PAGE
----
Monday, December 15, 2008


My last post mentioned the parametric facet massing family component I have been working on. The little image I posted may have given you an idea of what it is supposed to do. But I have had a couple hours to push my little project further and test it out on a quick building design, providing a more descriptive image. Four of these faceted components are used for the base and four are used for the fractured top in the image below:

Fracture-Render-3e click for full size image

Essentially the component does two things:

1. Creates faceted facades based on several parametric values

i. height, width of the overall assembly and of each facet section, position of each facet section, depth of facet angle, etc. etc.

2. As a massing component, it gives the ability to selectively apply wall types to each facet face.

Below is the layout of the system:

Fracture setup

And below is the parameter set:

Fracture setup-params

One of the tricks to making this work is creating a method for two of these to join up at the edges without an apparent or disconnected condition. This is achieved be creating a consistent facet edge condition, even under facet angle change.

This component can be expanded to the nth degree with more facets and controls. Also, by adding cutting voids to the component family, we can begin to lose the right angle corners at the tops. I would like to rotate and slope this assembly as well but I haven't figured that part out yet. I think I'm going to have to rebuild it or nest it into another component and link the parameters through to do that. If you have ideas, send them to me.

The building sketch above uses two types of this component. The type used on the base facade is the typical one described above. The second type is a modified version of the above that has had it's workplane association removed, causing the fracturing of the system. Another feature of this component is that you don't have to use every face, but instead can selectively choose faces to use, leaving others empty.

Here's a little video walking you through the creation of a building shell using this massing component (narrated by Alvin the chipmunk):


Download the file here: Facet Component Families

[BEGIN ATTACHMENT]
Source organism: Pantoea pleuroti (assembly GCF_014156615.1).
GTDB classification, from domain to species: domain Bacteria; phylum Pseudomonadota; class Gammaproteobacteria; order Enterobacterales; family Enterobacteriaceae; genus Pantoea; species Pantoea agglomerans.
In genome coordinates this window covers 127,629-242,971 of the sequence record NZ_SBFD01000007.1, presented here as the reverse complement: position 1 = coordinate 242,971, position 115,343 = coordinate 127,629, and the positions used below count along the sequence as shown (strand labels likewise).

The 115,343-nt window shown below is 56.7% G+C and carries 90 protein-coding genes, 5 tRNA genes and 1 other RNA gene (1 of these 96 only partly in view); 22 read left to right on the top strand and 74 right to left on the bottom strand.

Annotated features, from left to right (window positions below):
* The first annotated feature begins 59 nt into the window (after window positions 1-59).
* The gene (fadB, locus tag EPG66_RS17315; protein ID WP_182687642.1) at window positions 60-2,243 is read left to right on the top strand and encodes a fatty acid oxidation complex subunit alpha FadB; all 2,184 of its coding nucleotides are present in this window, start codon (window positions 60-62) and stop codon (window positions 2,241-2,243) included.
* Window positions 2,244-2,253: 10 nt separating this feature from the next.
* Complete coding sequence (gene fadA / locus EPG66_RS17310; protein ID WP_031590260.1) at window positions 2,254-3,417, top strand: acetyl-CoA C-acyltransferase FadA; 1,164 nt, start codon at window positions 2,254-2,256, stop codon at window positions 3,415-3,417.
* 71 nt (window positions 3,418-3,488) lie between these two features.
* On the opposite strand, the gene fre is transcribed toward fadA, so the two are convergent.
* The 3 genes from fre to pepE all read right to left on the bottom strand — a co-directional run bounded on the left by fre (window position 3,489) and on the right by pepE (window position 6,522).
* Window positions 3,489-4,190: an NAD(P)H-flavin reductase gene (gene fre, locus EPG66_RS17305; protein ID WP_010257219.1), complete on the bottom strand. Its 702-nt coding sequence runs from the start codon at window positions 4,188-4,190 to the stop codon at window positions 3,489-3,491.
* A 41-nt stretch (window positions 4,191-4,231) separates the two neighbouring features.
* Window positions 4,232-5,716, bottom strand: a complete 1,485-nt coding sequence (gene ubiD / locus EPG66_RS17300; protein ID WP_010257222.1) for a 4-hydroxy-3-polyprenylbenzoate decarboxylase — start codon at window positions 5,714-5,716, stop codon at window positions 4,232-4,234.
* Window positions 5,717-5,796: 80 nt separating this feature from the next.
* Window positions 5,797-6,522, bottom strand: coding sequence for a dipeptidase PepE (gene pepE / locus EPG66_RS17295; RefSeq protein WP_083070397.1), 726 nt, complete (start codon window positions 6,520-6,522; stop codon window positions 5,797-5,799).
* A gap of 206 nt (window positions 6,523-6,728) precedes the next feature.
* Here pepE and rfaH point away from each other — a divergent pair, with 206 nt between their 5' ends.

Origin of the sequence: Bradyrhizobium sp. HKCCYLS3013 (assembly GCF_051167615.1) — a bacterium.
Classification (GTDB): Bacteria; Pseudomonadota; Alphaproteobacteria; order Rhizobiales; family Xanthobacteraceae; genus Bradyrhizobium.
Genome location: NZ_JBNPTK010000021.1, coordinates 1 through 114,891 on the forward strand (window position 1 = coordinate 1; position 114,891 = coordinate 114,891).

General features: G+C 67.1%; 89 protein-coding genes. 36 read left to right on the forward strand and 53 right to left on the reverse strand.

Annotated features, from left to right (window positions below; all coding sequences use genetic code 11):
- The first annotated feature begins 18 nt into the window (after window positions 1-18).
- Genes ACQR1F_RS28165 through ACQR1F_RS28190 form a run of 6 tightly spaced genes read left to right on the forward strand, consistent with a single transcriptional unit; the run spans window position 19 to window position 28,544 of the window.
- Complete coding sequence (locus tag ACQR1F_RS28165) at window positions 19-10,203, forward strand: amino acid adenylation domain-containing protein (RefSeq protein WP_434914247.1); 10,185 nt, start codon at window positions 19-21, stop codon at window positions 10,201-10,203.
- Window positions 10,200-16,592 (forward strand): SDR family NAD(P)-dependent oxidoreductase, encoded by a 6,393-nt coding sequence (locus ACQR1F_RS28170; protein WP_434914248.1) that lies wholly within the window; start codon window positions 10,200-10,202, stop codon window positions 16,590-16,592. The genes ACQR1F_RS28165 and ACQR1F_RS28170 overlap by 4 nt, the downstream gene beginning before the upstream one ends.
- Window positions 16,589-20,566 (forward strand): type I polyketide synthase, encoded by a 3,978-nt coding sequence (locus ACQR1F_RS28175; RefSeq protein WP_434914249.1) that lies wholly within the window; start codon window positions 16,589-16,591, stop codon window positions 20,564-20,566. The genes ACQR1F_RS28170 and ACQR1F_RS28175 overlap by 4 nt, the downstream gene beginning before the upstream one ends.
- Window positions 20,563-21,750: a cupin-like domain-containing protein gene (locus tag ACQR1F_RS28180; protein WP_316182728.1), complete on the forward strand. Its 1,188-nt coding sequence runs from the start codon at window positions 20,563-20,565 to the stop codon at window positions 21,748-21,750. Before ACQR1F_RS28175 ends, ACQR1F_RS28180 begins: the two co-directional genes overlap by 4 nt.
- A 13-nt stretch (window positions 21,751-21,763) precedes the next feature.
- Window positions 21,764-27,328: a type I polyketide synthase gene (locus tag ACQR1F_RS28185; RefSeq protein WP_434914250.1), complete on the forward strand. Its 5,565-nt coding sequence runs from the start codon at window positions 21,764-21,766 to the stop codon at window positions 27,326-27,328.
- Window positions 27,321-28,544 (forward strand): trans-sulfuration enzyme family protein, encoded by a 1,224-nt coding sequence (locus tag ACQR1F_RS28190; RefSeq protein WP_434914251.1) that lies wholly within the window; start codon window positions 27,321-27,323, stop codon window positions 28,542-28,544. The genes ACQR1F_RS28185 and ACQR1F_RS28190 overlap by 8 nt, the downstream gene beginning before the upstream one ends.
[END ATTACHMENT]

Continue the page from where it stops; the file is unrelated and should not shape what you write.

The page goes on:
Wednesday, December 10, 2008

Design Slam @ AU 2008

After walking away from a smoking mouse last Wednesday night, I find myself icing down my mousing arm and keyboard fingers, and still recovering, but that's right, I won the Design Slam! It was sure fun! Here's couple Renders of my design:

3D View 11

3D View 10



I have never been to Mies Van Der Rohe’s German Pavilion in Barcelona, but have a new appreciation for it after this awesome competition. The pavilion is very much about space, material and perception. It is a difficult challenge to respond to it with another pavilion while respecting its position in Architectural history. So instead of competing with it, I chose to deconstruct it in the neighboring landscape, providing opportunities to perceive its elements in a new way. This expression of the pavilion becomes more of a landscape than another pavilion, yet provides the same amenities of seating and shelter and vantage point, and also makes use of the existing reflecting pool at the opposite end. In looking at it now, the design almost reads as remnants of construction of the original pavilion, which is an unintentional bonus. The whole experience was a pleasure, albeit a little stressful, cranking out a design in the 20 minutes!

My presentations went well and the rest of the conference was fantastic. The Newport application was presented and should be showing up on Autodesk Labs soon. I can tell you that it is a cutting edge, real-time, visualization tool, that enables you to take your Revit models via FBX to new levels of experience. I'll talk more about this at the end of the month.

I've been toying with another thing, inspired by a project we are doing in Riyadh. A faceted design in Revit should be relatively easy correct? Well maybe not but what if you had a massing family that let you adjust the facets of your facade as you pleased?


These examples are a quick, proof of concept with the one on the left skinned with Generic wall and the one on the left partially skinned with a curtain system. The facets are adjustable in many ways but will always be cohesive. It is something that uses the void-hosting technique that Phil Read showed off a while back for curtain panels, but releasing it from the panel restrictions to be a more free-form or large scale building envelope that uses a portion of these facets to make up it's facade. This in combination with other masses could whip up a slew of design options for a faceted tower in Riyadh.